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This past March, when I called Penrose in Oxford, he explained that his interest in consciousness goes back to his discovery of Gödel’s incompleteness theorem while he was a graduate student at Cambridge. Gödel’s theorem, you may recall, shows that certain claims in mathematics are true but cannot be proven. “This, to me, was an absolutely stunning revelation,” he said. “It told me that whatever is going on in our understanding is not computational.”

"Roger Penrose On Why Consciousness Does Not Compute" (2017-05-04)

Why might Roger Penrose think/suggest that Godel's incompleteness theorem(s) show that consciousness is non-algorithmic?

Clearly in this case answers can be speculative... (soft question)

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    $\begingroup$ It looks like anon-sequitur to me. There isn't even a consensus on what consciousness is, or how to test to see if it's present in an organism. $\endgroup$ – S. McGrew Aug 27 '18 at 19:30
  • $\begingroup$ @S.McGrew ive changed it to why does Penrose suggest $\endgroup$ – Permian Aug 27 '18 at 19:36
  • $\begingroup$ How do we know that its true even though it can not be proven? It must be something in us that tells us so. $\endgroup$ – Žarko Tomičić Aug 27 '18 at 19:39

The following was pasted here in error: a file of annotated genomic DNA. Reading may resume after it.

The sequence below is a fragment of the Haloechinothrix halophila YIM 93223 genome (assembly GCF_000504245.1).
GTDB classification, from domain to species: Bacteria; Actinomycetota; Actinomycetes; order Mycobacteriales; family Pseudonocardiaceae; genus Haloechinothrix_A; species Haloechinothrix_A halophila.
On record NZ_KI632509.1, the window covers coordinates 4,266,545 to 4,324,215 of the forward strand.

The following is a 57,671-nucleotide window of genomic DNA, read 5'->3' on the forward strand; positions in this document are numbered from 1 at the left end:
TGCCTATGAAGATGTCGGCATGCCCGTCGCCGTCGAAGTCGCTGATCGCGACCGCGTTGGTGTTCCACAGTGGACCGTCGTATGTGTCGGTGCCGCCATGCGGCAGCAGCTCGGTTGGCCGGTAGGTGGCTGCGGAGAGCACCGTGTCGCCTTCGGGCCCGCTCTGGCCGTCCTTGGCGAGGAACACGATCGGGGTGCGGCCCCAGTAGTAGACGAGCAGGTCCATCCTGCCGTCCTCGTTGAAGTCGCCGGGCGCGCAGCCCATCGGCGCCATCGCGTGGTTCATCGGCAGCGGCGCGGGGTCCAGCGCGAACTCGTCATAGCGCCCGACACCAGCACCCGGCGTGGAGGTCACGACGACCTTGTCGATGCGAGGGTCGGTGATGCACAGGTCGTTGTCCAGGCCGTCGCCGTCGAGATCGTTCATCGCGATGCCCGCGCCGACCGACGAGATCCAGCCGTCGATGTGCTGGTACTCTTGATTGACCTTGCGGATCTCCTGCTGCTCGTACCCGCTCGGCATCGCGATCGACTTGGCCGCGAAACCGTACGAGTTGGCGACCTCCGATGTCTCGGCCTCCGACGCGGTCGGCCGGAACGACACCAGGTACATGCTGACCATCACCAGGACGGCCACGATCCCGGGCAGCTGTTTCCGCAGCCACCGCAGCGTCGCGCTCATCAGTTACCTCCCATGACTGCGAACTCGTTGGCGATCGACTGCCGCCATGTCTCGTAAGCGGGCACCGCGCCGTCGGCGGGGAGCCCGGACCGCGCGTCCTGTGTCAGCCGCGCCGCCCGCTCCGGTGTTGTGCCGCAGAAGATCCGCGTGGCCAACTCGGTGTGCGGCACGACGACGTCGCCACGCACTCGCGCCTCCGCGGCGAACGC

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    $\begingroup$ Just to note it, this topic might be more of interest to those who like history and whatnot, though Penrose's perspectives on this topic don't seem particularly well-informed. I wouldn't regard his position as notable outside of the pop-science arena. $\endgroup$ – Nat Aug 28 '18 at 3:53
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    $\begingroup$ Penrose is a very smart person, but IMHO he has a blind spot in regard to this topic. A quantum oracle doesn't avoid Godel incompleteness. "Penrose cannot consistently assert that this sentence is true." $\endgroup$ – PM 2Ring Aug 28 '18 at 10:26
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I'll give a simplified version of Penrose's reasoning.

In a sense this goes back to the "liar paradox" that has been known for thousands of years. Suppose I say "I'm lying"; then that should mean that I am telling the truth; but that would mean that I am lying. Statements that refer to themselves, or which refer to each other in circles, can create unresolvable contradictions.

Analogous paradoxes can be constructed for mathematics and computation.

You can have a computer program which predicts whether another computer program will eventually stop running, or run forever; and then it has a nemesis program which contains a copy of the prediction program and always does the opposite of what it predicts. The prediction program inherently cannot win. Either it makes no prediction, or it makes the wrong prediction.